Improvement projects score well

Published 1:36 pm Thursday, June 30, 2016

Two Charlotte County proposals to improve roadway safety scored by the Virginia Department of Transportation’s (VDOT) new “Smart Scale” system have been approved for funding after being ranked against others submitted across the state.

VDOT will allocate $255,691 to address the safety risks posed by the Crafton’s Gate intersection where U.S. 360 and Route 47 intersect and $789,197 to construct an additional entrance on the west side of the Heartland Regional Business Park.

According to VDOT Lynchburg District Planning Manager Rick Youngblood, the Crafton’s Gate and Business Park projects were the only two Charlotte County project proposals submitted for consideration.

“The nice thing about this, without this particular program, Charlotte County may not have seen any projects come forward. So a part of this at least gives them the opportunity to compete with other projects,” said Youngblood.

Virginia Gov. Terry McAuliffe announced the adoption of the projects, using the new project prioritization system for VDOT, on June 14.

Smart Scale compares a potential project’s benefit with the cost required to fulfill the request and generates a rating, considering factors affected like improvements to safety, congestion reduction, accessibility, land use, economic development and the environment, according to Youngblood.

“It actually looks at projects from a validation process, so each of the projects themselves need to meet certain measures through the scale,” said Youngblood.

The Crafton’s intersection improvement plan received a high score of 19.8 due to reduction in injuries, potential for economic development and limited natural resources impacted, ranking 27 of the accepted 287 projects.

The entrance to the business park scored 6.5 after comparing the cost to the benefits of improved travel time and accessibility as well as the amount of land potentially impacted.

At the latest Charlotte County Board of Supervisors meeting, VDOT Resident Engineer Scot Shippee said while VDOT advises and offers a ranking to the board in regards to potential projects when developing the six-year plan, the board ultimately has the power in slating projects and allotting state money.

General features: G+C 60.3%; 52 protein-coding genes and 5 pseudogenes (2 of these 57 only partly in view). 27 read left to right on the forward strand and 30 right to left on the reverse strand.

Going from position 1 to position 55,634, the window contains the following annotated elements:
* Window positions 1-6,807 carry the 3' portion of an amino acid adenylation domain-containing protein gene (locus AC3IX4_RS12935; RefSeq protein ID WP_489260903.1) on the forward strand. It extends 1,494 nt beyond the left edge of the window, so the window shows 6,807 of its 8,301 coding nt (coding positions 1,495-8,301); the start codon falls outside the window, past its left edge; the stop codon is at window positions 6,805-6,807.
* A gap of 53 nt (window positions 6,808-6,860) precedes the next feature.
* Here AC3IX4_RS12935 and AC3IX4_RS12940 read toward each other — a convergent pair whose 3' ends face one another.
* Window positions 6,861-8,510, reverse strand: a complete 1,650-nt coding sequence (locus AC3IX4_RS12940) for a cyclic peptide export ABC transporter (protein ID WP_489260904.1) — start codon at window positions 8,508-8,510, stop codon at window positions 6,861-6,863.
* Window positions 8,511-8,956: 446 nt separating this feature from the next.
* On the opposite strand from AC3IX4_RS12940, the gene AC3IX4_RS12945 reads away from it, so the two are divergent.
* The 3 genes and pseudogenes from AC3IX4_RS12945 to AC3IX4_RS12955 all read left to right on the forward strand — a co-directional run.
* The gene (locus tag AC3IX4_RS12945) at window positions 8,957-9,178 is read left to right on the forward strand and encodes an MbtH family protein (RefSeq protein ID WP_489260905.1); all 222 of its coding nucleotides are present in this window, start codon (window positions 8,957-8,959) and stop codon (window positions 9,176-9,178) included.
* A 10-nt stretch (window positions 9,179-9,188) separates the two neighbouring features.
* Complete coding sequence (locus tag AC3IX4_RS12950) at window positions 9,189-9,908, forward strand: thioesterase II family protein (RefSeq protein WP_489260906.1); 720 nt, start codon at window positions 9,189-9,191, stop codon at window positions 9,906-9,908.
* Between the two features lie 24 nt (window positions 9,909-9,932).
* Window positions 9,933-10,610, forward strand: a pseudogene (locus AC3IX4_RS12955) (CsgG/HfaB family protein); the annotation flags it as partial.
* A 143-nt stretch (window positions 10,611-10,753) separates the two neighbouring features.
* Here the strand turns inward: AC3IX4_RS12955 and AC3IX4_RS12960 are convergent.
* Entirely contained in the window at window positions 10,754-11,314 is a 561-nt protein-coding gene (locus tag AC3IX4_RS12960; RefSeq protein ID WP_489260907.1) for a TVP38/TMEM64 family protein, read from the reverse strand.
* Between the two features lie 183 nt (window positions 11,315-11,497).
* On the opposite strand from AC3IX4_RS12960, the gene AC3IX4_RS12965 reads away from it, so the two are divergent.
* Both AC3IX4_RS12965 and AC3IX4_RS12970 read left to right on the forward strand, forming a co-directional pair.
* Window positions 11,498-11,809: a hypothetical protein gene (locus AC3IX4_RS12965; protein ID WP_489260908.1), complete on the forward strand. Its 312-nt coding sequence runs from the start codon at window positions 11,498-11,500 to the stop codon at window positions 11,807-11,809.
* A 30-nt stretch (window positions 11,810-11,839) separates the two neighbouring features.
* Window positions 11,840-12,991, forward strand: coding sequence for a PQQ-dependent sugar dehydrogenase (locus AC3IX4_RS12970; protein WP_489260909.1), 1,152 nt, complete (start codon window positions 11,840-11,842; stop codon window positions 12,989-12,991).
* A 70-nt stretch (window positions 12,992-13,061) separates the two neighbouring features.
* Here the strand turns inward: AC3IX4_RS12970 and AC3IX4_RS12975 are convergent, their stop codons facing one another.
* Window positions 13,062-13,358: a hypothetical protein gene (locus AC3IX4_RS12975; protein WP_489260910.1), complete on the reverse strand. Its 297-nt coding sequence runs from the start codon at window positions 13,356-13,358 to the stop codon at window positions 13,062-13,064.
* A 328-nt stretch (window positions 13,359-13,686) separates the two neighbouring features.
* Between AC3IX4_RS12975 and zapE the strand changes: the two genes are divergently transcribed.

“Before, the board of supervisors working with VDOT, would identify high-priority projects and they would utilize funding that was coming through the county through a funding mechanism. But, as funding basically dried up, less and less projects were identified or could be identified in order to be funded. But that was a partnership between VDOT and the local board of supervisors,” said Youngblood.

According to Youngblood, with Smart Scale, the influence of the “political process is limited,” the board would require “justification” for any modification proposed to the plan.

Any projects not allocated funding through Smart Scale, which pulls money from the pool provided by House Bill 1987, can be resubmitted, competing against different projects in the next cycle.

Youngblood also noted other opportunities for project funding outside of Smart Scale, which fully funds all projects passed with the amount requested, such as programs funding half of a project through VDOT and half through the locality or the Highway Safety Improvement Program and Transportation Alternatives Program through the Federal Highway Administration, all requiring different guidelines for a project to apply.